Reps in the News: Walker Receiving Criticism from Former Secretaries

Governor Scott Walker

A fourth former secretary for Gov. Walker has come forward to criticize the Republican governor after resigning from his job leading Madison’s economic development agency in order to speak more freely.

Paul Jadin, the first CEO of the Wisconsin Economic Development Corp. and former mayor of Green Bay (1995-2003), informed the board of the Madison Region Economic Partnership on Oct. 17 that he was resigning from his $208,000-a-year job. He said the resignation was necessary to avoid entangling the agency with his political activity.

On Oct. 18, Jadin released an open letter, co-signed by former Corrections Secretary Ed Wall and former Financial Institutions Secretary Peter Bildsten, slamming Walker and endorsing Walker’s Democratic opponent, state Superintendent Tony Evers. Both Wall and Bildsten have recorded videos for Evers’ campaign.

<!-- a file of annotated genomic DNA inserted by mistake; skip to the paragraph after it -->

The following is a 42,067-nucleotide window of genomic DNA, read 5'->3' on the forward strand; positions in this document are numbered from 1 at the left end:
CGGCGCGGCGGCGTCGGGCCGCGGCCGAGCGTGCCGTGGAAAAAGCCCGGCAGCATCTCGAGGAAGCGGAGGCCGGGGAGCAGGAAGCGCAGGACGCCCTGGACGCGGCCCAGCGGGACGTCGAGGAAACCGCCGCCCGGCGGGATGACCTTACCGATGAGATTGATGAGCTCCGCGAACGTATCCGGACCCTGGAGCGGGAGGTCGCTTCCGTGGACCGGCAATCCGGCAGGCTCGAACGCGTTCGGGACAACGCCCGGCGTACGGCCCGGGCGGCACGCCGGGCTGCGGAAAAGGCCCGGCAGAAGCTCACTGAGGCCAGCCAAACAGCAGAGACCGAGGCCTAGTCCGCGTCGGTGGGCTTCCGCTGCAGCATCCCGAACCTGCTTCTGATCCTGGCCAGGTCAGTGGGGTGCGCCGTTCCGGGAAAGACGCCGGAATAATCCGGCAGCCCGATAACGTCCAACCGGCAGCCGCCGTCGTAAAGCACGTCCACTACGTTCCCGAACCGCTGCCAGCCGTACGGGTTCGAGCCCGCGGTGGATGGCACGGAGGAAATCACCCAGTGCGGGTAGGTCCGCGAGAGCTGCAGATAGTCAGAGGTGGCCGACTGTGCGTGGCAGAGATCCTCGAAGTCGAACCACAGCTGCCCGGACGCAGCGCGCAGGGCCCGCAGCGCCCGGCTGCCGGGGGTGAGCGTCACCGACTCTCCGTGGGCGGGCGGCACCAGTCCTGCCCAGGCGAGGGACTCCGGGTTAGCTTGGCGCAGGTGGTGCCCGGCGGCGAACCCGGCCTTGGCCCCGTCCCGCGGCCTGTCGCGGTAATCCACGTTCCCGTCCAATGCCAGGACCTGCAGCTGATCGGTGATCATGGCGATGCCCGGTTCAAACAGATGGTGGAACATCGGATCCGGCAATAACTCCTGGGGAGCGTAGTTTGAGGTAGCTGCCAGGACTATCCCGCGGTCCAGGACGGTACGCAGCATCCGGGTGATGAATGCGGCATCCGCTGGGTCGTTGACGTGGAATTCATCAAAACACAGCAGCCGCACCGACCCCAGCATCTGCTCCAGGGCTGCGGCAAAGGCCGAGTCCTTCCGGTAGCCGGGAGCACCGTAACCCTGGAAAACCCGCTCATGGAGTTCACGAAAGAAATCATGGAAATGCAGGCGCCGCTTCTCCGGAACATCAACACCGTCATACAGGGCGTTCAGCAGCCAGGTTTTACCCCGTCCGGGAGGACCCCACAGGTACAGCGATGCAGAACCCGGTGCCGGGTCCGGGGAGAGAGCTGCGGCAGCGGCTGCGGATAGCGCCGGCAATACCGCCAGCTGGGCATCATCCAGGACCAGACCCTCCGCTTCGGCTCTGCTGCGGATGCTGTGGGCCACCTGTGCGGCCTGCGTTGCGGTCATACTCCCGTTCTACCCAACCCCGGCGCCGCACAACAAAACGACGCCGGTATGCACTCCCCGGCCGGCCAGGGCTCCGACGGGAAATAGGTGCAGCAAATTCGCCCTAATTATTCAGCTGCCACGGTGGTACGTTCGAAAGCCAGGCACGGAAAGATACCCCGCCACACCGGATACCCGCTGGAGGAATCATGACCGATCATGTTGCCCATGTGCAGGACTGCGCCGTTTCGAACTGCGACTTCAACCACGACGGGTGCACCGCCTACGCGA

Another ex-Cabinet official, former Transportation Secretary Mark Gottlieb, has also come out against Walker in recent months, saying the governor hasn’t been telling the truth about road funding. Gottlieb didn’t sign the letter and hasn’t endorsed Evers.

In their letter, the three former secretaries say they joined his administration with a “fervent belief” that Walker shared their desire to improve the state. But they said “it became clear that his focus was not on meeting his obligations to the public but to advancing his own political career at a tremendous cost to taxpayers and families.”